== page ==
The book "Run, Shepherds, Run: Poems for Advent and Christmas." is a collection of poems selected and presented by L. William Countryman. He is an Episcopal Priest, and is Sherman E. Johnson Professor in Biblical Studies at the Church Divinity School of the Pacific in Berkeley, California. He is also an associate priest at Church of the Good Shepherd in Berkeley. He is a popular speaker, and the author of many books which are listed on the book's cover.
L. William Countryman has assembled this collection of poetry for devotional reading for Advent through Epiphany. His selections include the expected (Christina Rossetti, George Herbert, Emily Dickinson) and some perhaps less expected (Wind in the Willows author Kenneth Grahame, Australians Elizabeth J. Smith and Bruce Dawe). He includes one of his own poems; Going to God with the Shepherds which is used on Dec. 30(page 69). Countryman offers one poem per day and provides a brief introduction for each. He provides Footnotes which aid understanding; for readers previously uncomfortable with poetry, he suggests ways to increase enjoyment. The end material includes brief biographical sketches of the 25 poets whose works he presents.
The title is taken from "The Nativity" by Scottish poet William Drummond (1585-1649). It begins with angelic voices: “Run, shepherds, run where Bethlehem blest appears! We bring the best of news." This poem appears on page 63 for Third Day of Christmas, December 27. The title is enough to draw one in to reading this book and using it on a daily basis.
His thoughtful collection of poems all build on the themes of reflection on the human condition and a deep hope rooted in the birth of Jesus. Through the use of these poems he leads us closer to the real understanding of the seasons – especially as that contrasts with our busyness in life and during this season. And in fact he issues an invitation to read these poems in contrast to what the season has become in order to follow a different more rewarding path as you prepare for the celebration of Jesus' birth.
Some Reviews written by others:
"Here poet/priest William Countryman has forged his two passions into one remarkable volume. He has breathed into Christmastide, from Advent to the Epiphany, an aesthetic reverence that makes of them a sustained whole, a complete oneness of spiritual experience relieved of the emotional ups and downs that all too often distract the heart with the mind's seasonal busyness." -Phyllis Tickle, compiler of The Divine Hours
" This volume contains such a wonderful collection of poems that you're sure to find many to deepen your appreciation and understanding of the Seasons of Advent and Christmas."--Episcopal Life
In the first week of Advent he begins with an old Advent tradition of meditating on the "Four Last Things": Death, Judgement, Hell and Heaven---all themes associated with the Second coming. I have to admit, when I read that and started reading the poems, I about choked, and wanted to stop reading the book. Having had the four stuffed down my throat as a child, especially the Judgement and Hell, it was a turn off to me. But since I was reviewing this book for us, I made my way through these poems. He does say "It reminds us that we humans are still far from being in a world of enduring peace, justice, and good will."(page 1) He also in his thoughts on reading poetry tell us to Accept that you'll relate more easily to some poems than others." (Page xi) I will now tell you it was worth pressing on and getting through the titles to read the poems. It helped with my own devotion time and with my sermon prep time.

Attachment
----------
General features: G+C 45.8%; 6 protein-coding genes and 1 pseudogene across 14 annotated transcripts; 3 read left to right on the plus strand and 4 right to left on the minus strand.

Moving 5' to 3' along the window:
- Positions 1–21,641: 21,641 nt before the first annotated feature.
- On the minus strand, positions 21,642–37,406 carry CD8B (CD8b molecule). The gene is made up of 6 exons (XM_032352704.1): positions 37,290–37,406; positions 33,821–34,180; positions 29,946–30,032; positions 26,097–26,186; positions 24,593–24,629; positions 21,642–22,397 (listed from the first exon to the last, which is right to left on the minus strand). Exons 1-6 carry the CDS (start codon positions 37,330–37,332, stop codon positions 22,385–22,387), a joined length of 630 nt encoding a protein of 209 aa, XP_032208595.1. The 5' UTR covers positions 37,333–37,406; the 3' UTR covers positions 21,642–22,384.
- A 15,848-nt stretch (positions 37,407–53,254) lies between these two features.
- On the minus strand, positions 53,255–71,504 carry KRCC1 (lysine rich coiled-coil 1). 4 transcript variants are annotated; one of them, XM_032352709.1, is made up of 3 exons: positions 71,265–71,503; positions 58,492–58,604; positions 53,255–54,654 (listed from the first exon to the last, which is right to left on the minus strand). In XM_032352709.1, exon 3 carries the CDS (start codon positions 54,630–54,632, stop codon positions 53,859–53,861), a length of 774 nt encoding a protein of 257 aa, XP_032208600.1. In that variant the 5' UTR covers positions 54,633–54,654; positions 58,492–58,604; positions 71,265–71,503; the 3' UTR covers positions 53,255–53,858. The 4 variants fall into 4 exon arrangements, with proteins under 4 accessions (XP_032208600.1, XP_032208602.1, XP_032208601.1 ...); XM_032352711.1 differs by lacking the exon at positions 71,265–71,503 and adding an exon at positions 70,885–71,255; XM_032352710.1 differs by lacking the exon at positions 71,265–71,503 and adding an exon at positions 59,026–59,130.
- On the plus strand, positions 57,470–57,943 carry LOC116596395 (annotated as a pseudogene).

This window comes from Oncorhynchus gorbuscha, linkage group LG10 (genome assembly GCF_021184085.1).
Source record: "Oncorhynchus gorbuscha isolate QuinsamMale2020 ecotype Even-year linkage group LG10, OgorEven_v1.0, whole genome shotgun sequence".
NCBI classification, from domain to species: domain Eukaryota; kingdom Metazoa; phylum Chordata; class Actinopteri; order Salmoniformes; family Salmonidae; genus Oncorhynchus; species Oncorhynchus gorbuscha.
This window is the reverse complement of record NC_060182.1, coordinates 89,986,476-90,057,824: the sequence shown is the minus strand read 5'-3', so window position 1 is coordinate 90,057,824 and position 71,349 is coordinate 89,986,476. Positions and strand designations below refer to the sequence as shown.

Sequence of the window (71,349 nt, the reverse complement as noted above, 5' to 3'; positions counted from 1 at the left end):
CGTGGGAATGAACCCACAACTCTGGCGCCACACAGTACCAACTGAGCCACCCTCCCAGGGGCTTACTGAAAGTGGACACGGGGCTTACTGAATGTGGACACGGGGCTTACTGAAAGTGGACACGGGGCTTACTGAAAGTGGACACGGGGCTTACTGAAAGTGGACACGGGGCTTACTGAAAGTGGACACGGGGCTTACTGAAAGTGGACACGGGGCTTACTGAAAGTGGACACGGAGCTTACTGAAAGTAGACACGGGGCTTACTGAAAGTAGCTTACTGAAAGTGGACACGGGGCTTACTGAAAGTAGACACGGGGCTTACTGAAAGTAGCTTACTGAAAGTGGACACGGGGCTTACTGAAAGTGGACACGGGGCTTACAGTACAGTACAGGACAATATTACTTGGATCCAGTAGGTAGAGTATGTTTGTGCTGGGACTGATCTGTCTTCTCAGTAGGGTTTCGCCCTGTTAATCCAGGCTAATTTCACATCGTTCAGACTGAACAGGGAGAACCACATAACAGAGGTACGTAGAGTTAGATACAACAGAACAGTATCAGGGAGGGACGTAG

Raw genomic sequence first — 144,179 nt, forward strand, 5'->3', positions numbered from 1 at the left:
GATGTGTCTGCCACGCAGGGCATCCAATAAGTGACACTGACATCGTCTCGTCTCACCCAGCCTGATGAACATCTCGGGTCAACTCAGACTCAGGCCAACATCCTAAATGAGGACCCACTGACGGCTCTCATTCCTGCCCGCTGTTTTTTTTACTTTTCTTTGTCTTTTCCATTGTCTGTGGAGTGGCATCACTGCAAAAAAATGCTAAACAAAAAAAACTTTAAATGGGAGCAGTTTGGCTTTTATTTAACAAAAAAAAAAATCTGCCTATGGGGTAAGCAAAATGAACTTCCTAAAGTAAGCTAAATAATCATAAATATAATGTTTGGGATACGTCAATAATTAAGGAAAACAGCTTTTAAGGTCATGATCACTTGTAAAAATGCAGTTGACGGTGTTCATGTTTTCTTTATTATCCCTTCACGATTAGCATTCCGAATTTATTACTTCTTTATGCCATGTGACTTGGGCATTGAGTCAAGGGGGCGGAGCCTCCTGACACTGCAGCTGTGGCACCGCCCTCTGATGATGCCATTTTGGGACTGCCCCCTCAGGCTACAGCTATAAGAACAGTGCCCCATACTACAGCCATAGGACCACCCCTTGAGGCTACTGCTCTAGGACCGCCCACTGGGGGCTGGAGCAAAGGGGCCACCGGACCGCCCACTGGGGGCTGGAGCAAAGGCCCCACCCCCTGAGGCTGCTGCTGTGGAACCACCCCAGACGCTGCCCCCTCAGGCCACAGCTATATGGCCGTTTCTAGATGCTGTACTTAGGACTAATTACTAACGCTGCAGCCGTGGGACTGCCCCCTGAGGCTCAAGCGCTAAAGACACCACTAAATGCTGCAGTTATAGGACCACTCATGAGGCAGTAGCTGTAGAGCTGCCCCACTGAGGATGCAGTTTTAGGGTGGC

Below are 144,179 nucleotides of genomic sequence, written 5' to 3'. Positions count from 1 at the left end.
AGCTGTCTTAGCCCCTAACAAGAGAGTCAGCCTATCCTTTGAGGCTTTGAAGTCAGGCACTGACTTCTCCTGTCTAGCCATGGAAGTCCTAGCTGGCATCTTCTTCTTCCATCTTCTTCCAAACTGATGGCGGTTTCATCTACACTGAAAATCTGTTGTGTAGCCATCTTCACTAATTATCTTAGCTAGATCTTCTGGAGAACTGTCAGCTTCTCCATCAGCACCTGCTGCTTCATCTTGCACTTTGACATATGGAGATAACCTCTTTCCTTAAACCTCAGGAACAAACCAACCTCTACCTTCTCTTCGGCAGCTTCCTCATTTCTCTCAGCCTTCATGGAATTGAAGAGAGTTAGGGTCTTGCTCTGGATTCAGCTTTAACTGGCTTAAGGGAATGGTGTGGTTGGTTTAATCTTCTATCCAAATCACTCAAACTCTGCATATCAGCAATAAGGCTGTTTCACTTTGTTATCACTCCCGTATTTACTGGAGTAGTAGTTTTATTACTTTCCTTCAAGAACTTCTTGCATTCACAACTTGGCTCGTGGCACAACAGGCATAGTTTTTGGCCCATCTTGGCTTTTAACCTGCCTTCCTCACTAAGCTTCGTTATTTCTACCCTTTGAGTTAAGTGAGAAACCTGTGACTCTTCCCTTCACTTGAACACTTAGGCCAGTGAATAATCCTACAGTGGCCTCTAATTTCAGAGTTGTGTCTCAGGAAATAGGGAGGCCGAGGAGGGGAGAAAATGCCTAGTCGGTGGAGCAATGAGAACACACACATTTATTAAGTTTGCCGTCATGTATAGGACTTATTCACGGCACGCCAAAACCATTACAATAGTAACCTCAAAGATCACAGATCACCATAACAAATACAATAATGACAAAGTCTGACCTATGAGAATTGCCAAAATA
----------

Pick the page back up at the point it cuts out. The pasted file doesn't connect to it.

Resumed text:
On page 15 he gives the introduction to week two of Advent where he tell us we will be revisiting again the "Four Last Things". He also says we will turn our gaze a little more to the birth of Jesus. If you are writing your sermon this week on the John passage about John the Baptist, page 24 has William Drummond's poem; For the Baptist. Today's poem is actually a hymn written by Elizabeth J. Smith. It is a very lovely hymn that sings to "the God beyond our Knowing" to come and renew us.
I am glad this book was selected for our book discussion, just for the simple pleasure of reading it. Maybe you are just following through with reading it on a daily basis or maybe you have read it all the way through for this discussion. I invite you to tell us your thoughts as you have been reading this book. Perhaps you are lover of poetry of a writer of poetry, I invite you to express your thoughts as well, maybe even offer your own poem in response.
Here are some questions to begin our discussion:
Which poem touched you the most and why? Which one did you not like and why? Were you glad you bought this book to read and discuss or were you not and if so why?
Did you follow his thoughts on reading poetry? Did you find someone to talk to about what you read? Did you find introductions to the weeks helpful in reading the poems? Were his own thoughts for each day helpful to you or a hinderance and if so why?
Does this book accomplish what he set out as its goal? Would you recommend it to others and if so why or why not?
Is there something in particular you would like to discuss or comment on about the book or poems?
An After thought question came to me this morning; What poem did he not include that you wish he did and why? What poem did he include that you wish he had not and why?